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Tech Industry

Microsoft's woes strike mutual funds, pensions

Some of the largest U.S. institutional investors have seen their holdings in the software giant fall billions of dollars.

    Think you were smart to sell your Microsoft shares before this year's sharp decline? What about the manager of your mutual or pension fund?

    Fidelity Management--the largest of Microsoft's institutional investors--has watched its 193 million shares lose nearly $10 billion in value since the beginning of the year. Fidelity, which controls about 3.7 percent of outstanding Microsoft stock, isn't the only institutional investor to rack up massive paper losses.

    Based on the most recent filings with the Securities and Exchange Commission, the 93.7 million Microsoft shares that Vanguard Group owned in December have dropped by about $4 billion. Barclays Bank has seen the value of its 146 million-share stake drop more than $7 billion.

    Those figures represent the shares held by the fund family, not individual funds. The popular Fidelity Magellan fund, for example, held about 46 million Microsoft shares as of last September--about one-quarter of the total held by the Fidelity family of funds.

    Microsoft is one of the most widely held stocks among institutional investors--a blue chip and new member of the Dow Jones industrial average that few thought would fall to such depths so quickly.

    The company has been hammered by a one-two punch in recent weeks: It is fighting a landmark antitrust case with the government that could lead to a breakup of its business. In addition, Microsoft reported last week that sales to the corporate sector are slowing. Its most profitable products, notably Windows 2000, are targeted at the corporate market.

    "Investors are very nervous about what could happen if the government splits this company up," said Debra McNeill, portfolio manager at the Fremont Growth Fund, a conservative, large-cap value fund that counts Microsoft in its top 10 holdings.

    "Until the end of the week at least, we're treading cautiously," McNeill said. "We haven't heard a single analyst on Wall Street pounding the table saying it's a screaming buy."

    Microsoft shares sank $12.31 yesterday to close at $66.63--their lowest level since late 1998. They rebounded slightly today to about $68 but are still down about 42 percent since the beginning of the year, when they traded at $117.

    The plunge has wreaked havoc on institutional portfolios. According to rating service Morningstar, 1,022 separate mutual funds own a piece of Microsoft. New York-based Carson Group estimates that one-third of U.S. stock funds own a stake in the company, adding up to 842 million shares.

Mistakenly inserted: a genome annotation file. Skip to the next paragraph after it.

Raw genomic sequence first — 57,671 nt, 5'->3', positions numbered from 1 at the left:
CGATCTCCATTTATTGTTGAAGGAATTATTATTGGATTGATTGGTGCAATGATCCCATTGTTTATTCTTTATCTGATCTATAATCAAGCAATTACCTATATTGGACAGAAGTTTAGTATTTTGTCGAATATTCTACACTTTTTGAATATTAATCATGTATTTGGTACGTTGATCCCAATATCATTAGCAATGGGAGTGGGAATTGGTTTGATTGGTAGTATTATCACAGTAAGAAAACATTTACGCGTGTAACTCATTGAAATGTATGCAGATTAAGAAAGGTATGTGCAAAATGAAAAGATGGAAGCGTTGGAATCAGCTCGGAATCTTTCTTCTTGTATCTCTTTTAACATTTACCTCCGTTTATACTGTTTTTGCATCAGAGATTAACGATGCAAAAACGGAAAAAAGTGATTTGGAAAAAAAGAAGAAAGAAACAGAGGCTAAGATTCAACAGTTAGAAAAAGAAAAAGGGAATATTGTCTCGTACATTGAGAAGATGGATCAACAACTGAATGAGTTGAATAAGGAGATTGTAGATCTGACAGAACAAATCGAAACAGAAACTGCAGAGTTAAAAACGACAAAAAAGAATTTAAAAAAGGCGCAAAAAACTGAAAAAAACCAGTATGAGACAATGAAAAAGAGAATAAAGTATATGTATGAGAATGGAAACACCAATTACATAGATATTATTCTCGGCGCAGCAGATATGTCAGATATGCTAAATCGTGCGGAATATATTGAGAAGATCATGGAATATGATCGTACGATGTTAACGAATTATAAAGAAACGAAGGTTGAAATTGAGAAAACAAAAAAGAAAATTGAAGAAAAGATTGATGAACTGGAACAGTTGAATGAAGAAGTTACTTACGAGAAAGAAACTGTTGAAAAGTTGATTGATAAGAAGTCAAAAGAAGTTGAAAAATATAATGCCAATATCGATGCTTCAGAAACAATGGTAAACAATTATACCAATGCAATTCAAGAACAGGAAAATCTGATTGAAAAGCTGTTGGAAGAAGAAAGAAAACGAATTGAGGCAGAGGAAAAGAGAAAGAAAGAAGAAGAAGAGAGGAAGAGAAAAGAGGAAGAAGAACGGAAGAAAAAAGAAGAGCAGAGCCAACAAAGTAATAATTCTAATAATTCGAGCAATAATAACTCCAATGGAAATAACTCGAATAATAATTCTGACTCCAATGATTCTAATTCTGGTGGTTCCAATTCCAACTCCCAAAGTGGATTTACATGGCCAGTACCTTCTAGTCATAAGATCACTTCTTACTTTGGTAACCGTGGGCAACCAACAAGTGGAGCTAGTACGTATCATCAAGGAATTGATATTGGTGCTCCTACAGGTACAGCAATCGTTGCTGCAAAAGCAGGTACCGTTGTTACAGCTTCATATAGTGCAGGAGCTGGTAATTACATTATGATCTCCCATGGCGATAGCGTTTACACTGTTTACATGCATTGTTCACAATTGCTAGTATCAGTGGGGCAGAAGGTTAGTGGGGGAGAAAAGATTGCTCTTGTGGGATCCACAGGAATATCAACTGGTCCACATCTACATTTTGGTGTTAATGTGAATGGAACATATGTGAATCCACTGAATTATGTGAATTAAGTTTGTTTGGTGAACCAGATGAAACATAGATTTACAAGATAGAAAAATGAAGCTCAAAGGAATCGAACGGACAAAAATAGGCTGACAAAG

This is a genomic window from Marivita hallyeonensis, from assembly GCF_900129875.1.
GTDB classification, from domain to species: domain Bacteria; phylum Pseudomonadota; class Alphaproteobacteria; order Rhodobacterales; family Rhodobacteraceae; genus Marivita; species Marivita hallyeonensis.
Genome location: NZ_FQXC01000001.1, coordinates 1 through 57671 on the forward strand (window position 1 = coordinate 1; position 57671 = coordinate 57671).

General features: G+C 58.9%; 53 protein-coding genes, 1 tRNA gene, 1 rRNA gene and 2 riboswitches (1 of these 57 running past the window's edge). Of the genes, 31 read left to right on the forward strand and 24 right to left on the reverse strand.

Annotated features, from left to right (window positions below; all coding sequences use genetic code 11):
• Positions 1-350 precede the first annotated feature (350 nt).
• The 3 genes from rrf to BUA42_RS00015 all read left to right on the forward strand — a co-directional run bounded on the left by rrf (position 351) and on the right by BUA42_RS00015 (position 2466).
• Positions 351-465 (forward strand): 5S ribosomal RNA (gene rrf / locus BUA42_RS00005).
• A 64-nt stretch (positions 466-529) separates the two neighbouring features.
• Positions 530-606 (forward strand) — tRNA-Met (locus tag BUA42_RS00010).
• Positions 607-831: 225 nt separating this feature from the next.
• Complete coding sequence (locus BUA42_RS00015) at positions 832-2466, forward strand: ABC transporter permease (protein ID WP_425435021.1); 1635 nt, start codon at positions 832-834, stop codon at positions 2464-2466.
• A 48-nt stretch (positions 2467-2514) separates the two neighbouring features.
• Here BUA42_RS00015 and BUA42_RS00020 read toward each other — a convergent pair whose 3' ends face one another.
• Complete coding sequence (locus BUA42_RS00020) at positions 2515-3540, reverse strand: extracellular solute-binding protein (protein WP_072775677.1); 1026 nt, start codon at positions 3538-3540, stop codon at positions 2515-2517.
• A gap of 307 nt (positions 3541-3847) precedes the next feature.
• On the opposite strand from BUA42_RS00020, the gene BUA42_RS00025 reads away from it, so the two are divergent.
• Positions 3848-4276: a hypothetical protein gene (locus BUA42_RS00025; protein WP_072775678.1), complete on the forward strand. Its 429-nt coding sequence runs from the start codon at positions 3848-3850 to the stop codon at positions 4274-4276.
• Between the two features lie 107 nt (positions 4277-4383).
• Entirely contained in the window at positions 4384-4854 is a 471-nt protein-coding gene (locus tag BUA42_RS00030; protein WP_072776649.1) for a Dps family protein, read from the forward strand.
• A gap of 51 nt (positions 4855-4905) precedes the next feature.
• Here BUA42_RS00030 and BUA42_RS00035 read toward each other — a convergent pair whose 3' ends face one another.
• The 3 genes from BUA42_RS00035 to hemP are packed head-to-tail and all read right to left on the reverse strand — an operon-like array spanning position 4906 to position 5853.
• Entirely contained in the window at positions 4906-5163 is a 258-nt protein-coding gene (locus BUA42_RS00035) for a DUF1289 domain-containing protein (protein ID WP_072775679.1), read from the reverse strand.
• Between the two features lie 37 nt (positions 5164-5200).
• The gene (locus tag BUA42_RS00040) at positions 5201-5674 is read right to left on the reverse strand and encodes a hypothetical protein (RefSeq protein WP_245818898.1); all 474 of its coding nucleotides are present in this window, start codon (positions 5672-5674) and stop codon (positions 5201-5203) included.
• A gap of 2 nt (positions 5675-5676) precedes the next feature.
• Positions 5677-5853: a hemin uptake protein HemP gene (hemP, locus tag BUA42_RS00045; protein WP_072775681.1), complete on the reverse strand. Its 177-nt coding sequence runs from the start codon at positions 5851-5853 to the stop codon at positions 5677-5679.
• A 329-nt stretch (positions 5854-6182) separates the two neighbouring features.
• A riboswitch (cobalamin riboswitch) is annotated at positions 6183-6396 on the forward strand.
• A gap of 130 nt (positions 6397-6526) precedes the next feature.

Fund managers at the largest institutional investors--including Fidelity, Janus, Vanguard, Putnam and numerous state pension funds--refused to discuss their outlooks on Microsoft. Several said privately that they are disappointed with the performance of the shares but are taking a wait-and-see approach.

    Of course, whether the managers of large portfolios actually record any losses on their holdings depends on when they bought the shares and whether they have sold any. In most cases, institutional investors have little option but to hold onto Microsoft. Unlike individual investors, who can get out of losing stocks relatively quickly, large money managers face certain obstacles when attempting a quick bailout, including large tax hits they may have to pass on to individual fund investors.

    Fidelity, for example, the nation's largest institutional investor, would likely spark a panic if it started a massive sell-off, said Melissa Eisenstat, of New York-based CIBC World Markets. A disclosure from a Fidelity fund manager that the stock was not worth holding would drive down the price and possibly drag other technology stocks down with it, she said.

    see special coverage: The verdict is in "Everyone is watching them, and they're in a bad position," Eisenstat said of Fidelity. "They don't have many choices but to treat this as a buy-and-hold situation. If you have patience, it's not a bad stock."

    Christopher Galvin, an analyst at Chase H&Q in San Francisco, recommends that institutional investors buy Microsoft shares. Galvin said that yesterday's drop is likely the low point for the world's largest software provider--a price that reflects a worst-case scenario.

    "The worst of all possible conclusions has now been factored in," Galvin said, referring to reports of an eventual breakup. "Microsoft has a great industry position, and it's in front of new product cycles. We're not walking away, and other investors shouldn't, either."

    Fred Sears, chief investment officer at Lynnfield, Mass.-based Investors Capital and portfolio manager of the conservative Capital 20 Fund, is equally bullish.

    He sold most of the Capital 20 Fund's Microsoft holdings but began buying them back yesterday for an average price of $66.50 per share. Microsoft is likely to reappear in the fund's top 10 list later this week if the price remains at or below $68, Sears said.

    "I have a rule: When there's a legal overhang, I don't buy stock. But I violate it once in a while," he said. "Microsoft is so strong, and I'm a fan of (chairman Bill) Gates and his willingness to take on the government. I don't think long term it will be broken up. I'm going to continue to add."